In the old days, inmates used to spend long hours in jail looking up court cases and requesting documents from agencies so they could appeal their sentences.
Now, it appears many are spending time committing more crime because technology makes it possible.
Hundreds of Idaho prisoners collaborate on cybercrime
One inmate for nearly every day of the year. 364 inmates, to be exact.
That's how many Idaho prisoners hacked a flaw in the electronic tablets they use which are similar to an iPad. And they raked in a total of $225,000 in credits they didn't earn on the system known as JPay.
Naked Security reports on what a prison spokesperson said about the case:
"It required a knowledge of the JPay system and multiple actions by every inmate who exploited the system’s vulnerability to improperly credit their account."
Ohio prisoners: from e-waste to hacking, identity theft
The Idaho case comes on the heals of something we learned about last year in which prisoners in Ohio turned an environmentally friendly program into a string of cybercrimes.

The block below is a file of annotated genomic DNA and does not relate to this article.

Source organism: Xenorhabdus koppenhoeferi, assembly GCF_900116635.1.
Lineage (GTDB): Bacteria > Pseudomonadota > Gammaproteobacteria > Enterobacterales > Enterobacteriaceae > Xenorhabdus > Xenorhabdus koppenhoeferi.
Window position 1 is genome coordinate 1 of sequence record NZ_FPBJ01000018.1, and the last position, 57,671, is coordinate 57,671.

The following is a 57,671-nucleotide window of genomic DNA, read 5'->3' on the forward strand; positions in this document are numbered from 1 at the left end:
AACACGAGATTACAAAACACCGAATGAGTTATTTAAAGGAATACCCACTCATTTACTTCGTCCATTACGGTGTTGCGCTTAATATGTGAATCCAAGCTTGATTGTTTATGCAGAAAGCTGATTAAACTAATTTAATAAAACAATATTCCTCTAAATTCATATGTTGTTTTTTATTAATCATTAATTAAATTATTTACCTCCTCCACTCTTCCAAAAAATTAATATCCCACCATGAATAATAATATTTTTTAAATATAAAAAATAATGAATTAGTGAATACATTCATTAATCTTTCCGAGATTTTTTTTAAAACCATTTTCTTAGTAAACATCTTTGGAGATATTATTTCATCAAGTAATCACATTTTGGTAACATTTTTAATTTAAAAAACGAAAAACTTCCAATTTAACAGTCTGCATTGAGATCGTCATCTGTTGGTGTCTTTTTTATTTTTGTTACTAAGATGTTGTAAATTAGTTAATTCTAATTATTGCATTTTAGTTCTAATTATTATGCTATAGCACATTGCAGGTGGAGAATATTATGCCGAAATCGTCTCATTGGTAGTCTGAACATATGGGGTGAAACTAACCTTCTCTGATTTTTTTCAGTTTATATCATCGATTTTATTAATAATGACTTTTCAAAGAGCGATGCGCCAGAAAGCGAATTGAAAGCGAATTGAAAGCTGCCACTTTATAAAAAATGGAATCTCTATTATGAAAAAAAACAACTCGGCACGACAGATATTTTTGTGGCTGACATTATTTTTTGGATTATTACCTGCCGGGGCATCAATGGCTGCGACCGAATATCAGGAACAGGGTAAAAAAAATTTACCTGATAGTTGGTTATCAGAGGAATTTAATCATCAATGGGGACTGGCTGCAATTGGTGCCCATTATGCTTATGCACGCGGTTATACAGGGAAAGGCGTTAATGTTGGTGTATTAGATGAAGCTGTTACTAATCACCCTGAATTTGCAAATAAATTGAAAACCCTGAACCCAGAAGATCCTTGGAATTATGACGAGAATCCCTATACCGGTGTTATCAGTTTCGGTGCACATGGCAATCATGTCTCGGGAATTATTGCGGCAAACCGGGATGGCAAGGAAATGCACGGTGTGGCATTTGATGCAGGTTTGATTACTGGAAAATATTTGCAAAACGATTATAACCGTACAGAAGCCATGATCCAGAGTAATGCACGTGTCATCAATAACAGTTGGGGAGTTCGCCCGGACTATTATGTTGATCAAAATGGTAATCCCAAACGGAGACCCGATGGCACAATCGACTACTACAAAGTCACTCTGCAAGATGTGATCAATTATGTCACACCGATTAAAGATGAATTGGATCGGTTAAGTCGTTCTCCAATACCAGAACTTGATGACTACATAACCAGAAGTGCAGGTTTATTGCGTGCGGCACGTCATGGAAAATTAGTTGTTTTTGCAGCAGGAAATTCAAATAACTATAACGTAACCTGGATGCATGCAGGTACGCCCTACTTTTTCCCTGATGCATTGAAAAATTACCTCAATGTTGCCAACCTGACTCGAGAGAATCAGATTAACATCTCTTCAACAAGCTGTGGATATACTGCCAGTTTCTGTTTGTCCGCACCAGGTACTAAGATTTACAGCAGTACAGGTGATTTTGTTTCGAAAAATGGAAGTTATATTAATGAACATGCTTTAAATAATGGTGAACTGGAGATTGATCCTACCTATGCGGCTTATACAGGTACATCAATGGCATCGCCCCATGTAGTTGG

NetworkWorld reported on this one:
"Apparently, the inmates looked over the shoulder of a prison employee to steal his password. Once in the system, they attempted to use the machines for a number of cybercrimes, including identity theft of another inmate serving a long sentence, applying for multiple credit and debit cards in his name. One of the inmates even used the computers to send text messages to his mother, telling her where to go pick up the fraudulently obtained cards!"
You can read the full report on that case here.